Leukaemia used to be called ‘blood cancer’, but in fact the illness arises in the bone marrow. Immature precursors to white blood cells in the bone marrow start to divide uncontrollably, preventing the production of healthy blood cells. The leukaemia cells may gradually spill out into the blood stream and spread to other organs of the body. There are several different types of leukaemia, but the two main types in children are acute lymphoblastic leukaemia and acute myeloid leukaemia. Leukaemia represents around 30 per cent of all childhood cancer cases.
Solid tumours found in the central nervous system (CNS), usually in the brain but more rarely in the spinal cord, are called CNS tumours. Their level of aggression varies from benign to very malignant, so the prognosis can vary a great deal. The four most common types of brain tumour are astrocytomas, which can be found in any part of the central nervous system, brainstem gliomas, which start in the brain stem, medulloblastomas, which start in the cerebellum, and ependymomas, which may be found in either the cerebrum or the cerebellum. CNS tumours represent over 25 per cent of all cases of childhood cancer.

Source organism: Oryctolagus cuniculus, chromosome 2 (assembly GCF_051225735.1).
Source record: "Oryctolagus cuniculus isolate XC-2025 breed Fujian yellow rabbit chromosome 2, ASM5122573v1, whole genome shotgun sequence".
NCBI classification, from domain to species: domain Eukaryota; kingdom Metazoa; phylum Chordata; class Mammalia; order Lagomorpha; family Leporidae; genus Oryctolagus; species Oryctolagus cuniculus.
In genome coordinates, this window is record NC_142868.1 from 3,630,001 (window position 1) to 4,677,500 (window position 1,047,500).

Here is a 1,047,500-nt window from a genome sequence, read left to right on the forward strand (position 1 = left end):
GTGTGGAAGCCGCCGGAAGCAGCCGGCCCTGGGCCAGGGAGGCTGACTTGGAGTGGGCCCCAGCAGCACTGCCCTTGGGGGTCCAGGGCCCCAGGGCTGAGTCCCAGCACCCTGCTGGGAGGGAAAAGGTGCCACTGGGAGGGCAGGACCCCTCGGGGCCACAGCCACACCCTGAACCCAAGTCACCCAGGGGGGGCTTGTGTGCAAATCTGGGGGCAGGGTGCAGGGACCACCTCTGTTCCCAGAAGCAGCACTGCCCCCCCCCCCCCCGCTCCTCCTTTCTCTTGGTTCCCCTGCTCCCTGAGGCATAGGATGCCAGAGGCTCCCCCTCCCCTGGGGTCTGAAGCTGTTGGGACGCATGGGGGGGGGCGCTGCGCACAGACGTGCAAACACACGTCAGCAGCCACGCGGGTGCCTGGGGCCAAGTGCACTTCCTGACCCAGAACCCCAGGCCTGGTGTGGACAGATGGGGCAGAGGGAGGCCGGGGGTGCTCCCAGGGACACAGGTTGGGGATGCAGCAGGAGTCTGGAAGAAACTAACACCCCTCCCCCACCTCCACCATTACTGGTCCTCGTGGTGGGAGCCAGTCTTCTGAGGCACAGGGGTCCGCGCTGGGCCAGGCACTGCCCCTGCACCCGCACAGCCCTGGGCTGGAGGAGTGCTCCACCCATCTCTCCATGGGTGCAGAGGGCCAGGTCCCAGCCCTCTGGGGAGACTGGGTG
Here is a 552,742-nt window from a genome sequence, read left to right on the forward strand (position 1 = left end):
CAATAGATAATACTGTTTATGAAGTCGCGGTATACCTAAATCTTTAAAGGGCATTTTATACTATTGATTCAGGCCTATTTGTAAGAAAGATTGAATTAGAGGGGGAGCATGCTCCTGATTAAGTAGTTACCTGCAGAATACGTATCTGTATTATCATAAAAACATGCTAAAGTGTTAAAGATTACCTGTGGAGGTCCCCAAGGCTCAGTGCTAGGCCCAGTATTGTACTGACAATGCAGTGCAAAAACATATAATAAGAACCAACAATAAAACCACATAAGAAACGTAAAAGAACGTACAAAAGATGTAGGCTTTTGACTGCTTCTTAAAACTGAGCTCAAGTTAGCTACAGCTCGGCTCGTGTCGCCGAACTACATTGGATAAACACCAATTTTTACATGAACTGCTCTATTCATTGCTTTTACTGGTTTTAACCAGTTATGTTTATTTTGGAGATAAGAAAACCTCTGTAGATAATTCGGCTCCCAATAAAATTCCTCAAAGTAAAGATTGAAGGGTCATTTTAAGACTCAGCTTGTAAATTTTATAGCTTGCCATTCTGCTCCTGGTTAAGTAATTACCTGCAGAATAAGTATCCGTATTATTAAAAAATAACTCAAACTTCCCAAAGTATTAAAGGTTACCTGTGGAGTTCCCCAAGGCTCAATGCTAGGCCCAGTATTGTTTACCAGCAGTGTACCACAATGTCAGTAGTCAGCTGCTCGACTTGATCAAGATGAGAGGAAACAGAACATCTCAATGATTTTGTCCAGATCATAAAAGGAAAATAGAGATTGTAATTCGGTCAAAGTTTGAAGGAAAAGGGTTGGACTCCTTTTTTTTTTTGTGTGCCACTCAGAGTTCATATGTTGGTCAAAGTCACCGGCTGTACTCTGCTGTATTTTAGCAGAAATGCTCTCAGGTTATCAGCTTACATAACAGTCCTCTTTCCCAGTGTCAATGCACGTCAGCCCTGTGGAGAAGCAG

In addition to leukaemia and cancers of the brain and central nervous system, there are a large number of other types of tumour that can affect children. These are normally brought together under the heading ‘other solid tumours’ and together constitute the largest group of tumours in children, but they include a very large number of different types of cancer, several of which are uncommon. The most common are lymphoma (mainly Hodgkin and non-Hodgkin), which affects twelve per cent of children, and kidney cancer and soft tissue sarcomas, which each represent just under six per cent of cases.
Text: Fredrik Hedlund, first published in Swedish in Medicinsk Vetenskap No 3/2016